Oh, Etta! As of this date, you are still with us and we are blessed. Lucky for us. And lucky for us, Joe Bonamassa listens to music when he can't sleep, which is what inspired this album's compilation throw back to begin with. He wrote to Shirley in the middle of the night suggesting that they do a soul album with Beth who agreed (press release). Lucky for us, also, Beth Hart takes her job very seriously, causing her stellar recording of this to takes its place in history. Her voice is bold when it needs to be and vulnerable as to fit the love story in the song. Joe supports the track with subtle blues rock phrasing that keeps the song on course. Like so many songs on this album, it builds up to a magnificent peak, and then quiets down to a beautiful solo. Really fascinating work here that makes the original even better !

7. Something's Got A Hold On Me.

Another Etta James work that has been charmed. This is a high energy, hand raising, bootie shakin classic. Beth and Joe's version makes it sound like it could be a Sam and Dave original. Dancing fun, call and response, when soul take us to church. Say hey !

8. I'll Take Care of You.

Brook Benton. Piano jazz opens this sultry mist. Van Morrison covered this song in a cool, almost monotone fashion, as the track lends itself to that style. Beth and Joe let the song escalate, with Beth screaming out her soul riff which invites Joe to meet the maker with a blazing guitar solo.

9. Well, Well.

Delaney Bramlett. This is the only duet on the album that includes Joe Bonamassa's vocals. The guitar work to me, sounds very much like a Lay Down Sally, Clapton piece. A really great vibe of upbeat rockabilly. Beth does some scat vocals which are a lot of fun and the harmonies are a mark of a great team.

10. Ain't No Way.

The opener to this song, reminds me of "In the Light" or "I'm Gonna Crawl," by Zeppelin, deep and ethereal. Then it goes on to rise up and grasp the rest of the scales that are left and twist into a great tune that unfolds for Beth to introduce her moaning rendition of this great Aretha Franklin song. It is in a lower key, but there is a great balance of blues guitar, quiet drum effects, keyboard work and orchestral production coming together.

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~ Long live the women of the Blues ~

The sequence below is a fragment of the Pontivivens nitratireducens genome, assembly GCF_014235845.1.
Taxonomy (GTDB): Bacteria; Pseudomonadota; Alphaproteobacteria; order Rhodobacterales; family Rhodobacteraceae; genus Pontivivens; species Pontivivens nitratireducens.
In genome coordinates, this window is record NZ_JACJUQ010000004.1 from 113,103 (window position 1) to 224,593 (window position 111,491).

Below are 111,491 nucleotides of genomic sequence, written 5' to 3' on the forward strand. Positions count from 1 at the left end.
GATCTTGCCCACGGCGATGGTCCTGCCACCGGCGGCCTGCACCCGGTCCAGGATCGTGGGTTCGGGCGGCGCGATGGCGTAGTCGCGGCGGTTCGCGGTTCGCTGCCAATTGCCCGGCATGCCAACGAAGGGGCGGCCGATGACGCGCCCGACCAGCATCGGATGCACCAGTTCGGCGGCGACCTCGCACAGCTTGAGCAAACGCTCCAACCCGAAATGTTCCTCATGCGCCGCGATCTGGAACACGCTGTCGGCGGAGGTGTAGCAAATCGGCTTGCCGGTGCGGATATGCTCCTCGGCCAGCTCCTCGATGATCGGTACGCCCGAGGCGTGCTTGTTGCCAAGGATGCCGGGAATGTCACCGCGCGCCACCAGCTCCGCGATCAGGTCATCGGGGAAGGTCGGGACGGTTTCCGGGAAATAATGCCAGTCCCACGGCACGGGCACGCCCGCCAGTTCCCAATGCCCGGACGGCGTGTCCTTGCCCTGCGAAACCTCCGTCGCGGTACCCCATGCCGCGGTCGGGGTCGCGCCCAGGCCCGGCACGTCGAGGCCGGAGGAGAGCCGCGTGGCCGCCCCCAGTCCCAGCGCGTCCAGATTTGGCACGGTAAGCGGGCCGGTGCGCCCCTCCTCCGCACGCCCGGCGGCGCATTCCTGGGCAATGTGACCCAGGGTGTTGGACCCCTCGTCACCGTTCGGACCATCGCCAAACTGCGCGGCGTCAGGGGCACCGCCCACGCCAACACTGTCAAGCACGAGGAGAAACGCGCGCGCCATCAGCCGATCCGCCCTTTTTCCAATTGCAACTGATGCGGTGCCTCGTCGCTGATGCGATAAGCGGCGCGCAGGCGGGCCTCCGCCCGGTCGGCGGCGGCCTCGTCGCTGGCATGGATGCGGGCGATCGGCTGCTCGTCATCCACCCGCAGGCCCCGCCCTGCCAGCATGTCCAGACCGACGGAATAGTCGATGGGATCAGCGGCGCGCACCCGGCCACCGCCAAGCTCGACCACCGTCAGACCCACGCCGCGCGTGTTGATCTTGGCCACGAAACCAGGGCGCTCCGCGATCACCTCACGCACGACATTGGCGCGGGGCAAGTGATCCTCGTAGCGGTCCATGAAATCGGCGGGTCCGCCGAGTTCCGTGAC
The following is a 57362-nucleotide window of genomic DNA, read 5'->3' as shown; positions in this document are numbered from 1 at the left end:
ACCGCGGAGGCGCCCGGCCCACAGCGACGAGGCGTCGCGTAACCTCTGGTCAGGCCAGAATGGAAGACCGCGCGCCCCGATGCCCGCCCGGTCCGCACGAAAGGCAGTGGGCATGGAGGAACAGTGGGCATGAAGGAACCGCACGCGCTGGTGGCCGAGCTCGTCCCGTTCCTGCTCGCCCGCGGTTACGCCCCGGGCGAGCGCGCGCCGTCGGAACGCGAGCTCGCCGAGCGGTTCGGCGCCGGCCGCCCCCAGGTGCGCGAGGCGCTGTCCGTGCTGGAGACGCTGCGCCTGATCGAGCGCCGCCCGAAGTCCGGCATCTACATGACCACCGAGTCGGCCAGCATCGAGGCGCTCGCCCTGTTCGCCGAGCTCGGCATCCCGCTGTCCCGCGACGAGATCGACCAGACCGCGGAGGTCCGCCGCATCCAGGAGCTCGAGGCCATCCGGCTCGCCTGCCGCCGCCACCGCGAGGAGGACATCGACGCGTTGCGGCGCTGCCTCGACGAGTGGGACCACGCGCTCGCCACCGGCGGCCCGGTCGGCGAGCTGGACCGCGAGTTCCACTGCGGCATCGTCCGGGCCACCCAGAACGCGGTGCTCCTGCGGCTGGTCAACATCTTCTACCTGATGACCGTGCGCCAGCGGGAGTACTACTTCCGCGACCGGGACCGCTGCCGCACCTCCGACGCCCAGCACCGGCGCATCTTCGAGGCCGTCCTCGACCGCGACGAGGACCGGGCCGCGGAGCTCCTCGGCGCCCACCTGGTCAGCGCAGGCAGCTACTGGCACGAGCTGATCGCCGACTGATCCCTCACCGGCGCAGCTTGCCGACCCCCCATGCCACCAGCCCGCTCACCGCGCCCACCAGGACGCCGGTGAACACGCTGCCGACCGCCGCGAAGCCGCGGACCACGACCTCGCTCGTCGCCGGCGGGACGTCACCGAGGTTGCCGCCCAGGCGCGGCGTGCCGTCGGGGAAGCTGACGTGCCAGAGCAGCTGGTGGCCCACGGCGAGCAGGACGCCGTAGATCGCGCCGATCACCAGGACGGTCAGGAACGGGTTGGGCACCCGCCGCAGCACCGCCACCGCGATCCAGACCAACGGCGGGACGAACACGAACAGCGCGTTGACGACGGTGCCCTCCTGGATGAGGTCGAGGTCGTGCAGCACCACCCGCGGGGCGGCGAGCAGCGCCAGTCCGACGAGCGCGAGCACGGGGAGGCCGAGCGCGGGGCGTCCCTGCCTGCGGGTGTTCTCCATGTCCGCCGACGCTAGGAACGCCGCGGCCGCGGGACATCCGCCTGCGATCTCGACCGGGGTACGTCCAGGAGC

For writer, Stephanie Hussey's commentary on Don't Explain, Click Here.

Out On The Tiles

The Replacements at Boston Calling, 2014: Review, Photos, Set List

Sunday, September 7, 2014.

" ... raise a toast, to a rock and roll ghost."

We were Boston bound for the Minneapolis sound. Replacements fans around the globe suffered through rock and roll purgatory, waiting for a Westerberg-Stinson reunion we thought would never happen. "Should we give it up?"

On Sept 7, for New England fans, it was all over but the shouting. At 8:15 sharp, Jesus rode beside us. Tommy Stinson and Paul Westerberg were all smiles as they walked onto the Boston Calling stage. (Yes, SMILES!)

thereplacements38They were joined by Boston native, guitarist, Dave Minehan, (Who worked with Paul Westerberg, on his solo album, 14 Songs, and plays in the band, The Neighborhoods) with Josh Freese on drums. (Freese has played with: A Perfect Circle, Paramore, Nine Inch Nails, Devo, The Vandals, Sting, Paul Westerberg, Guns N' Roses, Fliptop, Ween, Kelly Clarkson, The Offspring, Weezer, The Desert Sessions, Mötley Crüe, Sublime with Rome, Avril Lavigne, Meraki)

Unlike younger bands, the Mats had no rebel reputation to prove. (Was the wine in The 1975 guys' staged bottle even real?) Dressed like gents, they looked crisp and sharp tonight, ready to take on the multi-generational festival pumped crowd. Tommy was finishing a beer and mumbled something to Paul, to which he laughed, "Hippies ... F*ckin' Hippies ..." Within a flash, Westerberg took off his jacket and they got down to the business of completely blowing our minds beyond expectation.

Read more...